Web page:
She does this by checking in about where we are before class starts – sometimes just with a thumbs up/side/down. She has an honest, infectious, joyful energy – but she always makes it okay to dial back, be sad or anxious, or be tired. She assumes we have no equipment, and makes that okay – our bodies and a mat are enough.
Cate, doing a handstand.
She talks about being grateful to be in the space with us, and acknowledges how it improves her own mood. She calls us a team, not a class, and then she does the workouts with us. She looks like a super fit person – and yet openly acknowledges being sweaty or out of breath.
Over the week, our daily “superhero virtual workouts” have a shape: mobility, strength, ramping up, rest, mobility, strength, etc. Every workout has a shape too – mobility, strength, conditioning, stretching – with many options within it. She pays attention to what each of us is doing, watching us closely through the screen, offering modifications, reinforcing form, and encouraging.
As she does the workouts with us, she is honest about where she is tired, where her body is tight or painful, where she needs to cut back on reps or go for the lighter option. Her authenticity (in her genuine, spontaneous reactions and affect) models for us how we can find our own path, trust that we know our own bodies, and it ensures that we have permission to adjust and slow down.
Together, this creates trust and confidence: she holds the space and for us so that we can safely push our own edges.
Which is the second major thing she does: she creates a playful environment that is conducive to exploring.
Cate’s trusty workout companions, excelling at active rest between sets.
When I first met Alex as a teacher, hers was the first class I ever felt inspired to dance in – just because her joy at being in the gym is infectious. (Note: I am not a person naturally given to expressing joy). She talks about workouts as “adult playtime,” and since we’ve been home, she’s built things like handstands and crow pose, and variations on the same, into a more traditional “HIIT” workout format. She can’t help herself from dancing or strict pressing her dog between sets, and she calls attention to how delightful people look when working out with their kids, or playing with their pets. Even though we are mostly on mute, Alex’ interactions and laughing at herself create a sense of playful community that feels mutually supportive.
With her, I am simultaneously fearless and 9 years old, and wise and strong and 55. I will hurl myself upside down in a handstand in the middle of the floor, and I will trust her when she tells me to slow it down. Sometimes we are leaping around, and sometimes we focus deeply on one tiny mobility movement.
It all feels enlivened: this playfulness creates an “enlivened safety” where we can push our own boundaries. Every workout we do with Alex is designed to scaffold us to build confidence at the end of our current capacity and push it just a little further – and then she pays attention to each of us to mark and signal our progress.
As a coach, Alex has an innate understanding of how to work with Vygotsky’s “zone of proximal development.” Where she push our edges with weight or equipment in “real life,” in covidspace, she designs workouts that always leave a little room for each of us, independently, to reach for an extra few reps. She finds new ways for us to use our bodies – like rowing movements using just our arms against the floor – that require no equipment but get the job done.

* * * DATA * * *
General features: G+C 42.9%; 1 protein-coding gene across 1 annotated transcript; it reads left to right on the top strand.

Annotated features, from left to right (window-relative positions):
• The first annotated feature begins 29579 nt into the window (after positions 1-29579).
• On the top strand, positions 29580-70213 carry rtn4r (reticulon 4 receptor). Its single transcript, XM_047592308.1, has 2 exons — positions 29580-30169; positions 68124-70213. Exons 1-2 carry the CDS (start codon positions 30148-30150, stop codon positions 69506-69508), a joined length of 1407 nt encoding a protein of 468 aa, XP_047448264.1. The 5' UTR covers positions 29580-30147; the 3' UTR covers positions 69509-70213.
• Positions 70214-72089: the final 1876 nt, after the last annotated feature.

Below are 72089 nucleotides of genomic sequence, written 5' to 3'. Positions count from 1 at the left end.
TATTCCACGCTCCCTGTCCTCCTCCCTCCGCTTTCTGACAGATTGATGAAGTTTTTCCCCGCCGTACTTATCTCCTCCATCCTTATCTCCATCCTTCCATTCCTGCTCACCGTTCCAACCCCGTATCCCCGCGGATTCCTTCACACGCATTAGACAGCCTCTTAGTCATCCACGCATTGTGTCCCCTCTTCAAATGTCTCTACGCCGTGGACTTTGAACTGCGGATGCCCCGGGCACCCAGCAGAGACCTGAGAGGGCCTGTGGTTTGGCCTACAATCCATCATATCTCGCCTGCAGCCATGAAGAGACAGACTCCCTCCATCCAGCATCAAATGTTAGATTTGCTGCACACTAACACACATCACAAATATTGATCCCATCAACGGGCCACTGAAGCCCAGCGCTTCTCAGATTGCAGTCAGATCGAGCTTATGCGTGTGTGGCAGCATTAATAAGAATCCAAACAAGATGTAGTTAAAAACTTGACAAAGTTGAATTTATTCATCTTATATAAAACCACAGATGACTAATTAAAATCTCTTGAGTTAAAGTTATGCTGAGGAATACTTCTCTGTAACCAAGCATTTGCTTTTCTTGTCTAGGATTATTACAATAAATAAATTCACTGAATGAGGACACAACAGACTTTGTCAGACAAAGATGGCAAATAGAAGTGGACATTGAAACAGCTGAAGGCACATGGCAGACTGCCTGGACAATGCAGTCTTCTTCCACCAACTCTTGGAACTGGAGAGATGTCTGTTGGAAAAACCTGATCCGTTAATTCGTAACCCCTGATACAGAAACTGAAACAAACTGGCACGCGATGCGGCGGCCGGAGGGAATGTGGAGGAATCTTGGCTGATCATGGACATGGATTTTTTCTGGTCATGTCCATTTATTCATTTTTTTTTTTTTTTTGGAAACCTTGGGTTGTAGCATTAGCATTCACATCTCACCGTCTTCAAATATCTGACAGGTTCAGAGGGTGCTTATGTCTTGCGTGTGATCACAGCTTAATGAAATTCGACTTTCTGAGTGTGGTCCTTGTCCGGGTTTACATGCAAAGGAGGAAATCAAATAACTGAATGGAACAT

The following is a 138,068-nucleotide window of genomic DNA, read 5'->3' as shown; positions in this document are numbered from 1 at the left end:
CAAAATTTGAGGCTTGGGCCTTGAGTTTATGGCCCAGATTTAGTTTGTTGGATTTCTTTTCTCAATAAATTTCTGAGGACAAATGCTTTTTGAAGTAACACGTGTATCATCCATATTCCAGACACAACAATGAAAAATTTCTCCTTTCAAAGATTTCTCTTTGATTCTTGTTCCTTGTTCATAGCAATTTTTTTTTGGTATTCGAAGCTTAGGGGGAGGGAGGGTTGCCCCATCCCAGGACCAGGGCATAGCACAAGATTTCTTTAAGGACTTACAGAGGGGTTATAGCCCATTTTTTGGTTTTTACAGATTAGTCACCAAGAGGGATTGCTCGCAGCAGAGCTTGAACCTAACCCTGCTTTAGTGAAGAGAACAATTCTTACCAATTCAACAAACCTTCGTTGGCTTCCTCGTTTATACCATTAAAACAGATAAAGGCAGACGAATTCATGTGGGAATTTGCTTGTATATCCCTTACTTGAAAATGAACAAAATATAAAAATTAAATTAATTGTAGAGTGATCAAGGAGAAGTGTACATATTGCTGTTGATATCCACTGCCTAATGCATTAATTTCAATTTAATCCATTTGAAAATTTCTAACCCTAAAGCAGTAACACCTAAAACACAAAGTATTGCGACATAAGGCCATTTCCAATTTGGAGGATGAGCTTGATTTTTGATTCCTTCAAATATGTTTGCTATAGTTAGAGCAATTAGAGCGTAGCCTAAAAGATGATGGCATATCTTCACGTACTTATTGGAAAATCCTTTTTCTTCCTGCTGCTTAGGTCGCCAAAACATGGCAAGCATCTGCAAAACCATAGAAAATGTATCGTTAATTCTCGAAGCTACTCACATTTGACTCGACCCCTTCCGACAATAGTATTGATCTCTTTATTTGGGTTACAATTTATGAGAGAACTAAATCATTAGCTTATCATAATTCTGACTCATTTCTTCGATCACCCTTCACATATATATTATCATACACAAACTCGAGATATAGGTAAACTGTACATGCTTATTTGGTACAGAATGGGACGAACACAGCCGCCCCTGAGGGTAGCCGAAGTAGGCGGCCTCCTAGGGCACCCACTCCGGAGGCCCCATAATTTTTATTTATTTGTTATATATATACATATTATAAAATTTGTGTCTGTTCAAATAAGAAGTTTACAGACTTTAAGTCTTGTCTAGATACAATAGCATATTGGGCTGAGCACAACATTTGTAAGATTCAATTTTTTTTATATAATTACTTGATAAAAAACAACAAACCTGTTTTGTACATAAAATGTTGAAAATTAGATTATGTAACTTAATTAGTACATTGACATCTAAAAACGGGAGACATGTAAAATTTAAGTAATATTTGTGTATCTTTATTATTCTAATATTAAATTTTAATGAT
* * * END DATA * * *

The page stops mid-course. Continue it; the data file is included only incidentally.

Bags of books sub in for dumbbells as the team do bicep curls.
She notices and names the edge for each of us, intuits that precise moment where, with encouragement and detailed analysis and guidance for our particular bodies, we can take it one step further. She pays attention to the chat box on Zoom and offers a continual stream of modifications if needed. Even while she is doing the movements herself, she is calling out individuals with encouragement or suggestions – “Serena, LOOK at that wall walk!” – and tracking when we’ve done something like a freestanding handstand for the first time (which we can then all celebrate together).
All of this playfulness and presence is backed up by Alex’ ability to translate expertise into practical application. Alex, a trained kinesiologist, has designed our weeks to have a cycle, starting with mobility and strength on Monday, playfulness and strength on Tuesday, conditioning and strength on Wednesday, rest on Thursday, ramping up on Friday and “sweaty Saturday,” followed by another rest day. There is a lot of theory behind the design, but understanding it is less important than the lived experience of feeling that each day feels doable and like “the right thing for today.”
A screenshot of one of Alex’s Covid-19 online workouts
Alex’s workouts have always been shadowed by this kind of impeccable expertise, but in the covidtimes, she does an even more critical translation of theory into practice because she assumes we have zero workout equipment, and works from there. This in turn creates a sense of resourcefulness, in multiple ways – our bodies become our reliable tools, something to know and explore more than ever. We use what’s at hand – like lululemon bags filled with books or cans of soup – to add new options to existing moves. We are all negotiating new existences right now – and the symbol of a bag of books (or, in Kim’s case, a summer tire from the basement!) as a weight reminds us that we have the capacity to mcgyver our lives, to deal with whatever comes, with a little creativity and a little joy.